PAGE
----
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Crucial Fact

  • His favourite word is deal.

NDP MP for Vancouver Kingsway (B.C.)

Won his last election, in 2011, with 50.10% of the vote.

Statements in the House

Petitions October 23rd, 2014

Mr. Speaker, the third petition calls on the Government of Canada to do whatever it can to ensure home mail delivery for all Canadians who want it, particularly the disabled and the elderly, who require direct home mail delivery.

Petitions October 23rd, 2014

Mr. Speaker, the second petition is signed by dozens of people in Vancouver Kingsway who are calling on the government to implement a national public transit strategy.

The petitioners want permanent investment to support public transit and want federal funding mechanisms established for it in our country.

Petitions October 23rd, 2014

Mr. Speaker, I have a number of petitions to introduce today.

The first petition is signed by hundreds of Canadians who represent the Canadian Kurdish population and who are concerned about the events in Kurdistan and the threats to the Kurdish people there.

The petitioners call upon Canada to do whatever it can to support the Kurdish people diplomatically and militarily by means of intelligence and arms.

Petitions October 6th, 2014

Mr. Speaker, I have a petition signed by 2,000 residents of Montreal, principally in the riding of LaSalle—Émard, asking the Minister of Citizenship and Immigration to reconsider the decision to deport the Fuh-Cham family of Montreal.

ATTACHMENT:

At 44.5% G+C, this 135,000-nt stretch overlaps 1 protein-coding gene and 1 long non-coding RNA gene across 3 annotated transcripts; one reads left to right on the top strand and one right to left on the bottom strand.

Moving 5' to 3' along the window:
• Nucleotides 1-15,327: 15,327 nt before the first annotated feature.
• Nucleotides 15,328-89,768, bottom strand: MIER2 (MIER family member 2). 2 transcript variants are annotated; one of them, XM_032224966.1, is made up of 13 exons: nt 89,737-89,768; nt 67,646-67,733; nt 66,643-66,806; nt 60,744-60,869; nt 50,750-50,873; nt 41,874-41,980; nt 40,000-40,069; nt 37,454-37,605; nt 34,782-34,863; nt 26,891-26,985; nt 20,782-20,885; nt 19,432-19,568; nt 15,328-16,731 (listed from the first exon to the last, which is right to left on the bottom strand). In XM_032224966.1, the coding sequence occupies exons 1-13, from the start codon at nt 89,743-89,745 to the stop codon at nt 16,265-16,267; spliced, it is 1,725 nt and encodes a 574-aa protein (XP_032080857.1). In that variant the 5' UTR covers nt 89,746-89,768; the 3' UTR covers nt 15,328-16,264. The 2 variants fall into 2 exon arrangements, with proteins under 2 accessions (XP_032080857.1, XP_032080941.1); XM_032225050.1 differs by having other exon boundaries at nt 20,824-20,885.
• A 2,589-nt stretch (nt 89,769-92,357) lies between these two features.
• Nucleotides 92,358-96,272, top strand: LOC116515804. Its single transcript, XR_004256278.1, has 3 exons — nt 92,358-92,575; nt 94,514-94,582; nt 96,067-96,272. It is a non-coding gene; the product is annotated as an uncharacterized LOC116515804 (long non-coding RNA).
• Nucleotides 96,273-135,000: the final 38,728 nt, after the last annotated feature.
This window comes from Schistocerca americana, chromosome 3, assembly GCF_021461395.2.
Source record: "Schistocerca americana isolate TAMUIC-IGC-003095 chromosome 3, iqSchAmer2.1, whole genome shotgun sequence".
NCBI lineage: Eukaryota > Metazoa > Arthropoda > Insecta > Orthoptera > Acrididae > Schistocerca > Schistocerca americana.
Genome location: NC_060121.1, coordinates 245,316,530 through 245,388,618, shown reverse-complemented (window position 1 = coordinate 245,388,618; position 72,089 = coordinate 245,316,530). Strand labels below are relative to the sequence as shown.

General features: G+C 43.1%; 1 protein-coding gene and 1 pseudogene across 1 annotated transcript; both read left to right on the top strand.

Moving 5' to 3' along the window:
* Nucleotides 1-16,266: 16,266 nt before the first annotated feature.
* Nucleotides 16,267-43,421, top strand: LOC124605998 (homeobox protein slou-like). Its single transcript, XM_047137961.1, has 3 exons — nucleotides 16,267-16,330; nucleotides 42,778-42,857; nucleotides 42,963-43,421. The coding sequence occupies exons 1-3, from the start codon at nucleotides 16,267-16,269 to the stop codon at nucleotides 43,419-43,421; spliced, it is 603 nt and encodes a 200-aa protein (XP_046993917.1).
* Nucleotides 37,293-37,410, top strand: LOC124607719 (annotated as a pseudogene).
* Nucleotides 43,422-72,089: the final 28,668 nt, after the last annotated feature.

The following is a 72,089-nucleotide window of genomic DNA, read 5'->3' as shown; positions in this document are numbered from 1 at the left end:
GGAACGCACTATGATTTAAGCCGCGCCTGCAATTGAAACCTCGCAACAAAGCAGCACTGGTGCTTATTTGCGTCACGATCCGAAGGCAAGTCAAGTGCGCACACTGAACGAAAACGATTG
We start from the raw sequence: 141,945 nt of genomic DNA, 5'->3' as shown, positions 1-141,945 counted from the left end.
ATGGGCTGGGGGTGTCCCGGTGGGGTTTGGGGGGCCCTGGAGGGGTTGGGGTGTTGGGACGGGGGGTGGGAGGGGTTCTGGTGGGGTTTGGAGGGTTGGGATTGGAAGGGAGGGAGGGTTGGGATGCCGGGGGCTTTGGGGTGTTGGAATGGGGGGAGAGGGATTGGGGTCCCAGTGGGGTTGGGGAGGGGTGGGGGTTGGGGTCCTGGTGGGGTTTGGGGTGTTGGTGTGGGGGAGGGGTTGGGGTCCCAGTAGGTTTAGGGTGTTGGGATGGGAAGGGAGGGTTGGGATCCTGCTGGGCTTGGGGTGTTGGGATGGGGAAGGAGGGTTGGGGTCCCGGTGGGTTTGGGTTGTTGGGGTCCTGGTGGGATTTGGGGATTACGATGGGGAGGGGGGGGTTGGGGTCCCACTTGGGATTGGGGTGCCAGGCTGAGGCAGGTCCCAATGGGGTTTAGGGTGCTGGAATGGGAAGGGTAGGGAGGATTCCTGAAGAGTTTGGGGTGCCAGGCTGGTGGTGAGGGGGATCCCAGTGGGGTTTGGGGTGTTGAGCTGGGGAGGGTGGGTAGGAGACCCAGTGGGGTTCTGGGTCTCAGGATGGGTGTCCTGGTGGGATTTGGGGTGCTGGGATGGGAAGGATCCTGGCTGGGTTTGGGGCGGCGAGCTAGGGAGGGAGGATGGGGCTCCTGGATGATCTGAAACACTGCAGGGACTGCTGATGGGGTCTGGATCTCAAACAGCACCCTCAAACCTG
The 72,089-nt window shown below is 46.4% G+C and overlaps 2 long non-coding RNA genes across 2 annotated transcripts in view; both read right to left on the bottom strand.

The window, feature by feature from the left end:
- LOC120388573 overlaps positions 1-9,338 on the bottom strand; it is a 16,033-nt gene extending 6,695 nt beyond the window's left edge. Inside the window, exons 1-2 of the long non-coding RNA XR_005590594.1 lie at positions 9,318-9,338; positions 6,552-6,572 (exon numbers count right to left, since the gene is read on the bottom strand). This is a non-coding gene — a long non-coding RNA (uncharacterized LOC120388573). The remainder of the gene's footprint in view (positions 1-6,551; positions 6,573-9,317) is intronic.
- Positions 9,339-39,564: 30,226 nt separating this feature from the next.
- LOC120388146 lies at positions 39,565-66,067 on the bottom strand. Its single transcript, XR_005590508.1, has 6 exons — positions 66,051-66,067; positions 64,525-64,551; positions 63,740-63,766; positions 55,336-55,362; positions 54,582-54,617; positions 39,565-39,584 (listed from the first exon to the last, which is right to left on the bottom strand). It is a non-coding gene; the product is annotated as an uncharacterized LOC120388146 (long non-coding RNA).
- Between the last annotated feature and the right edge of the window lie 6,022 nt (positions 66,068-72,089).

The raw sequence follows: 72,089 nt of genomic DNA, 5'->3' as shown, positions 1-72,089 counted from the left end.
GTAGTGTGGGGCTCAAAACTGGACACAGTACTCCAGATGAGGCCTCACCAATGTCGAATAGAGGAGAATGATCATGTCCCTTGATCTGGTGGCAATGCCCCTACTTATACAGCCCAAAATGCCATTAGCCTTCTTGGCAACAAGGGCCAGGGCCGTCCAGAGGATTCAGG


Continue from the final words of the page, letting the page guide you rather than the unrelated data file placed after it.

Mr. Fuh-Cham, his wife and three young children have been active community members in LaSalle, specifically the Saint Jean Brebeuf Church, for seven years. They are facing imminent deportation to Cameroon, where they face grave risk of persecution because of their Christian faith. In particular, the family fears the women and girls would be subjected to forced genital mutilation.

The undersigned in this petition are asking that the minister reconsider the deportation of the Fuh-Cham family scheduled for October 9, 2014, and allow them to remain in Canada where they can freely practise their religious beliefs and continue to contribute to Canadian society.

International Trade October 1st, 2014

Mr. Speaker, that does not say anything about whether Germany will ratify the deal.

What Canadians want is an explanation of why taxpayers' dollars were blown to treat European bureaucrats like royalty. We know that the last-minute decision to fly the EU delegation back to Europe cost over $300,000, but what about the security costs incurred by the RCMP when they were told to deliver them to a cocktail party in Toronto? How much in total did this poorly planned photo op cost Canadian taxpayers?

International Trade October 1st, 2014

Mr. Speaker, we now hear that the Europeans may not include investor state provisions in their trade agreement with the United States. The question, then, is why are Conservatives so adamant that it be in the deal for Canada, especially when it means that the U.S. would get a better deal and Germany may never ratify CETA?

Canada-Korea Economic Growth and Prosperity Act September 30th, 2014

Mr. Speaker, I rise on a point of order. The hon. member went on and on about the New Democrats not standing in this place and not voting for an agreement, and he challenged us to prove him wrong. I have the Journals from Monday, March 5, 2012, and I would like to table this document showing the New Democrats stood in the House and voted in favour of the Canada-Jordan agreement at second reading. Where he is confusing it is that, at third reading, we let that agreement go by a voice vote, which happens all the time in the House. As a matter of fact, we understand that the Liberals have sent a request to New Democrats to allow the South Korea agreement to pass by a voice vote.